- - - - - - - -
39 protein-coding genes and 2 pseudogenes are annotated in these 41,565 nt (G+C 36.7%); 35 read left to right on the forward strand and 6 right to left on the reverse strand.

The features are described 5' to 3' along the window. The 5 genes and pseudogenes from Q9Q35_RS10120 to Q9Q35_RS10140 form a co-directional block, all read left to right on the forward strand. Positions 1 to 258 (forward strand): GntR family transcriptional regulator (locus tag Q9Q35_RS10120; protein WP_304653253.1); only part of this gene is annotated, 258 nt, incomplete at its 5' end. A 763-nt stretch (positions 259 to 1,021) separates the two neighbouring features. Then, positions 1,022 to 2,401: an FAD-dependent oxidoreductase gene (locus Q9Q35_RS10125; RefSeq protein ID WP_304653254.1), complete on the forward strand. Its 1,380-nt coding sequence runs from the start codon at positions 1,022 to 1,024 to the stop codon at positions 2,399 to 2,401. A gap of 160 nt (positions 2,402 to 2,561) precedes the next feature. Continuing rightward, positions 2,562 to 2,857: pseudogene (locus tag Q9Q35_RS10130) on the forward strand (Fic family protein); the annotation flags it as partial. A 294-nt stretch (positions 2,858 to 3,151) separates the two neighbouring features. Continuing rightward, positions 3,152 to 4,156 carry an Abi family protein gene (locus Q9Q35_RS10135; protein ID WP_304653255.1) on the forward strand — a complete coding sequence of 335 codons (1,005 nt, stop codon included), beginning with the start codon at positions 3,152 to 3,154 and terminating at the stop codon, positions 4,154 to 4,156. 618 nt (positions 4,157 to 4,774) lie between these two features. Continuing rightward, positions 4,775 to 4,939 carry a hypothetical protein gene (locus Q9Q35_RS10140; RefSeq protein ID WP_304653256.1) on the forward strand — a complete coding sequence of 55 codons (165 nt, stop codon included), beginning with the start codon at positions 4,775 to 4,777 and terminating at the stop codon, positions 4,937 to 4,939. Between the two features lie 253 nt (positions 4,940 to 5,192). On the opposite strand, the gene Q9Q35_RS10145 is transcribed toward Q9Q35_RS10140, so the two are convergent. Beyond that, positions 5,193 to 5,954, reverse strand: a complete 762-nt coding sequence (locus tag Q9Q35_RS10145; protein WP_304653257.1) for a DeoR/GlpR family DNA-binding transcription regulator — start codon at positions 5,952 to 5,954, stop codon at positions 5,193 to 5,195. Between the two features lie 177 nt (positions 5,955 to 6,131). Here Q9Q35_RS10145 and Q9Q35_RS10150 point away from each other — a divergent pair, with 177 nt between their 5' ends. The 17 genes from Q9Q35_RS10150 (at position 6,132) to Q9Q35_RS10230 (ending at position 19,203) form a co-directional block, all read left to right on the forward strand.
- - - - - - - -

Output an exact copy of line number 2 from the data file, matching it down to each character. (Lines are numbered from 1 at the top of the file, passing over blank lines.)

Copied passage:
The features are described 5' to 3' along the window. The 5 genes and pseudogenes from Q9Q35_RS10120 to Q9Q35_RS10140 form a co-directional block, all read left to right on the forward strand. Positions 1 to 258 (forward strand): GntR family transcriptional regulator (locus tag Q9Q35_RS10120; protein WP_304653253.1); only part of this gene is annotated, 258 nt, incomplete at its 5' end. A 763-nt stretch (positions 259 to 1,021) separates the two neighbouring features. Then, positions 1,022 to 2,401: an FAD-dependent oxidoreductase gene (locus Q9Q35_RS10125; RefSeq protein ID WP_304653254.1), complete on the forward strand. Its 1,380-nt coding sequence runs from the start codon at positions 1,022 to 1,024 to the stop codon at positions 2,399 to 2,401. A gap of 160 nt (positions 2,402 to 2,561) precedes the next feature. Continuing rightward, positions 2,562 to 2,857: pseudogene (locus tag Q9Q35_RS10130) on the forward strand (Fic family protein); the annotation flags it as partial. A 294-nt stretch (positions 2,858 to 3,151) separates the two neighbouring features. Continuing rightward, positions 3,152 to 4,156 carry an Abi family protein gene (locus Q9Q35_RS10135; protein ID WP_304653255.1) on the forward strand — a complete coding sequence of 335 codons (1,005 nt, stop codon included), beginning with the start codon at positions 3,152 to 3,154 and terminating at the stop codon, positions 4,154 to 4,156. 618 nt (positions 4,157 to 4,774) lie between these two features. Continuing rightward, positions 4,775 to 4,939 carry a hypothetical protein gene (locus Q9Q35_RS10140; RefSeq protein ID WP_304653256.1) on the forward strand — a complete coding sequence of 55 codons (165 nt, stop codon included), beginning with the start codon at positions 4,775 to 4,777 and terminating at the stop codon, positions 4,937 to 4,939. Between the two features lie 253 nt (positions 4,940 to 5,192). On the opposite strand, the gene Q9Q35_RS10145 is transcribed toward Q9Q35_RS10140, so the two are convergent. Beyond that, positions 5,193 to 5,954, reverse strand: a complete 762-nt coding sequence (locus tag Q9Q35_RS10145; protein WP_304653257.1) for a DeoR/GlpR family DNA-binding transcription regulator — start codon at positions 5,952 to 5,954, stop codon at positions 5,193 to 5,195. Between the two features lie 177 nt (positions 5,955 to 6,131). Here Q9Q35_RS10145 and Q9Q35_RS10150 point away from each other — a divergent pair, with 177 nt between their 5' ends. The 17 genes from Q9Q35_RS10150 (at position 6,132) to Q9Q35_RS10230 (ending at position 19,203) form a co-directional block, all read left to right on the forward strand.